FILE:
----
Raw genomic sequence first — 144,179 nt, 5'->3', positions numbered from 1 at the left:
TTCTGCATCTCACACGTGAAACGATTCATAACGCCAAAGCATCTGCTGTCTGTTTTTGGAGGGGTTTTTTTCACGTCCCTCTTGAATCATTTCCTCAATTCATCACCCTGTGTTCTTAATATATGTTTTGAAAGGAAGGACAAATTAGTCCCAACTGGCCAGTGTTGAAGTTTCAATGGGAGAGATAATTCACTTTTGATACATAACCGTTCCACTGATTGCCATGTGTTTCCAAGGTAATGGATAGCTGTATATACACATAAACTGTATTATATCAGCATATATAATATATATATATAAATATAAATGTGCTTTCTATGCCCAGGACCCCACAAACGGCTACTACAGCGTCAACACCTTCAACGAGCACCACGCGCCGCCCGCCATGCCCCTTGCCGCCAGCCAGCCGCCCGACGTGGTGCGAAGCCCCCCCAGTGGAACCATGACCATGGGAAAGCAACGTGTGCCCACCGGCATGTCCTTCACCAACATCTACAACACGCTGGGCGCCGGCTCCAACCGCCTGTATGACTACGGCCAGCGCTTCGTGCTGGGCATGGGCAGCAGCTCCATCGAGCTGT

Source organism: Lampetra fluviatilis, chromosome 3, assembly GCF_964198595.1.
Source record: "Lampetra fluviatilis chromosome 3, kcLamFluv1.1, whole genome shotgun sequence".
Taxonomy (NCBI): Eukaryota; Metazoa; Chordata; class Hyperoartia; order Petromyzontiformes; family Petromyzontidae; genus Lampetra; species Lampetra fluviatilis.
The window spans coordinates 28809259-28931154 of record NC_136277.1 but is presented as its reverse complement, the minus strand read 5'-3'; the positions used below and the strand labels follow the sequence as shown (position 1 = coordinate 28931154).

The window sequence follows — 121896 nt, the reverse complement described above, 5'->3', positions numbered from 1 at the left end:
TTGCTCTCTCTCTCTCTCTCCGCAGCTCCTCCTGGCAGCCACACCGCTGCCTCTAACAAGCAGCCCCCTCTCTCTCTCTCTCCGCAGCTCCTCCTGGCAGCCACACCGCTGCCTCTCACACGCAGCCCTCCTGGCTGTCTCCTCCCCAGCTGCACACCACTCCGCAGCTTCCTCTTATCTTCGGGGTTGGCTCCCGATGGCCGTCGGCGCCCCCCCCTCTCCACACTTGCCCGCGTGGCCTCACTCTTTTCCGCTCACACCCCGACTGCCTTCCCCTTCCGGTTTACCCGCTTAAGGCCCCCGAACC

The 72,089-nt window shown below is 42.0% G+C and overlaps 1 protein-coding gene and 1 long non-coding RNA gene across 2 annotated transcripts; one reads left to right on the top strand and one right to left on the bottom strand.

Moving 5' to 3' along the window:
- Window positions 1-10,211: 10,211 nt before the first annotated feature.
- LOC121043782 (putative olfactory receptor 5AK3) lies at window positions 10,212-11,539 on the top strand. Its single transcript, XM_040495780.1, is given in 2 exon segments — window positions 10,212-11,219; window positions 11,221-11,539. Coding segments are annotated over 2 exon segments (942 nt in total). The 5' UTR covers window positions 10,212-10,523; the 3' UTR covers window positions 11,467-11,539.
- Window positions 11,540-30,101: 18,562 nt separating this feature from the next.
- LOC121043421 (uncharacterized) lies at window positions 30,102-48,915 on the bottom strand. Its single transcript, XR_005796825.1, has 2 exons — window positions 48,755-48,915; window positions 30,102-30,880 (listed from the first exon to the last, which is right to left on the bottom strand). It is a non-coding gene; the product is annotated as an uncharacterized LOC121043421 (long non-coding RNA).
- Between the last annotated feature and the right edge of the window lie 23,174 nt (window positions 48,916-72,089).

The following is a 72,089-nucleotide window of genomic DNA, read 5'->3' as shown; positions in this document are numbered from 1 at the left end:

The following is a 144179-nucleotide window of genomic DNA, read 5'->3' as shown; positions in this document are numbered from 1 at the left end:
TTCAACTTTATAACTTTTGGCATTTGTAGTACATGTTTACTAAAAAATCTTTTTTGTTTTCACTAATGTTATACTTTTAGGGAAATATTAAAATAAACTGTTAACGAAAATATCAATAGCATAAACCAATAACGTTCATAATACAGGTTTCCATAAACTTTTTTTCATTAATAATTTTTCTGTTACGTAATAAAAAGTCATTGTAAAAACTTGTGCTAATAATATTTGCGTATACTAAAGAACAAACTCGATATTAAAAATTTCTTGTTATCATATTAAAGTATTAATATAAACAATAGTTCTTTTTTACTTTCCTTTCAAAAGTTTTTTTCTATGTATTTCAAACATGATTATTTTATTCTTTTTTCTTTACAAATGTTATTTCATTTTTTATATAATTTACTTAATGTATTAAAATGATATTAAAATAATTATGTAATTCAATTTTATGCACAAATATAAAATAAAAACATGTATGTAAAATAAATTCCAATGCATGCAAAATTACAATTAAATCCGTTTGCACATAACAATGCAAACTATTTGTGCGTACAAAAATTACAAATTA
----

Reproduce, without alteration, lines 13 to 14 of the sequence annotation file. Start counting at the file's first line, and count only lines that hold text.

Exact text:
- Window positions 11,540-30,101: 18,562 nt separating this feature from the next.
- LOC121043421 (uncharacterized) lies at window positions 30,102-48,915 on the bottom strand. Its single transcript, XR_005796825.1, has 2 exons — window positions 48,755-48,915; window positions 30,102-30,880 (listed from the first exon to the last, which is right to left on the bottom strand). It is a non-coding gene; the product is annotated as an uncharacterized LOC121043421 (long non-coding RNA).